After five years in existence, we learned via Jenna Fryer on Monday that Red Bull Racing will be no more after this season. There are a lot of rumors and speculation about the future of the organization, but plan A at this point appears to involve manager Jay Frye and the hope of attracting outside investors. Only time will tell if Frye can actually put a deal together to keep the doors open of their Lakeside shop.
Exactly why Red Bull is getting out now remains a mystery. Speculation has hinged on everything from their performance issues to business reasons. NASCAR has struggled in recent years with the key male 18-34 demographic, and that is Red Bull’s target market. With fewer of their target consumers tuning in, this would seem to be a plausible explanation. I’m not sure I buy that however.
To me, this move appears to be Red Bull cutting their losses. They’ve sunk millions into this race team over the last five years and they have very little to show for it. Brian Vickers has the organization’s lone Cup Series win, which came back in 2009. At the time, it appeared Red Bull was on their way, but performance has been a disappointment since then. The outlook for RBR was positive coming into 2011, but the season hasn’t panned out to this point. Kasey Kahne is currently 19th in the standings and Brian Vickers is 24th. Kahne is their top threat to win every week, but he’s leaving at season’s end for Hendrick.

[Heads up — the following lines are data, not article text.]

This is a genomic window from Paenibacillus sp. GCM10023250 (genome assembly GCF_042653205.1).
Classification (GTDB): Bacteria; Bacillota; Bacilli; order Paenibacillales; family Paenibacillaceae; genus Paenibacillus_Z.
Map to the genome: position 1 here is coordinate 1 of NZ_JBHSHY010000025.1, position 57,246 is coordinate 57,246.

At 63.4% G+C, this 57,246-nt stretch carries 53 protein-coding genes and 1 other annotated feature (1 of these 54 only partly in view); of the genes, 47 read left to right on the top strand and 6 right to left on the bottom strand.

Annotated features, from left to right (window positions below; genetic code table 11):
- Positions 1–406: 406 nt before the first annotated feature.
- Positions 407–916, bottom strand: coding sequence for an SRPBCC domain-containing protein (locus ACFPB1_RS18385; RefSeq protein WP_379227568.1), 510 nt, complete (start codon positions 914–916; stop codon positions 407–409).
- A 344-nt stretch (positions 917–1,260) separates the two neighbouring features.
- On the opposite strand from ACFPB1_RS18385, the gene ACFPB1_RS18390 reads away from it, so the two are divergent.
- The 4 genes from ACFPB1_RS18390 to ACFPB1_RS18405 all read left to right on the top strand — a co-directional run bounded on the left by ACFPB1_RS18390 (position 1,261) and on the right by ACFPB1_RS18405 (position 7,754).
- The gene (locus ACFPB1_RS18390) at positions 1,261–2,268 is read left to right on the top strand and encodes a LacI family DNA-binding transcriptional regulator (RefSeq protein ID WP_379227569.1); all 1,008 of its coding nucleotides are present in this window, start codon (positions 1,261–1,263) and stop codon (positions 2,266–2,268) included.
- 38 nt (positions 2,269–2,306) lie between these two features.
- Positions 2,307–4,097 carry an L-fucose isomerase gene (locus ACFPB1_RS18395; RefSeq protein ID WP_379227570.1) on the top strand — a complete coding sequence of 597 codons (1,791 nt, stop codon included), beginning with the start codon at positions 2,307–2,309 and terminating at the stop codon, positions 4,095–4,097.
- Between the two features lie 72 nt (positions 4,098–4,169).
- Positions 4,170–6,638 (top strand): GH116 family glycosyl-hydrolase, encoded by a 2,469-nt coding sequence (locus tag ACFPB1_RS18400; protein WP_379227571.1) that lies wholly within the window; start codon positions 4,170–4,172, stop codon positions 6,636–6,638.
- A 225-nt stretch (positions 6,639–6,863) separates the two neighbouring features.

It is my belief that regardless of NASCAR’s demographic issues, if Red Bull was winning and a regular contender, they’d stay. Let me remind you that this is a company that has spent well north of $600 million on it’s Formula 1 teams since 2004. The difference being that Sebastian Vettel and Mark Webber are contenders.
I also want to point out that I don’t think Red Bull’s departure is some sort of drastic sign about the health of the sport. NASCAR is still a very viable avenue for companies looking to spend marketing dollars, and recent deals like the one HMS struck with Farmers Insurance show that. It may not happen immediately, but Red Bull’s spots on the grid will be filled.
Moving forward, even though Red Bull appears to be giving up their ownership stake, their NASCAR involvement may not end completely. Becoming a regular sponsor of either a driver or races could be an option. Here’s to hoping this is the case.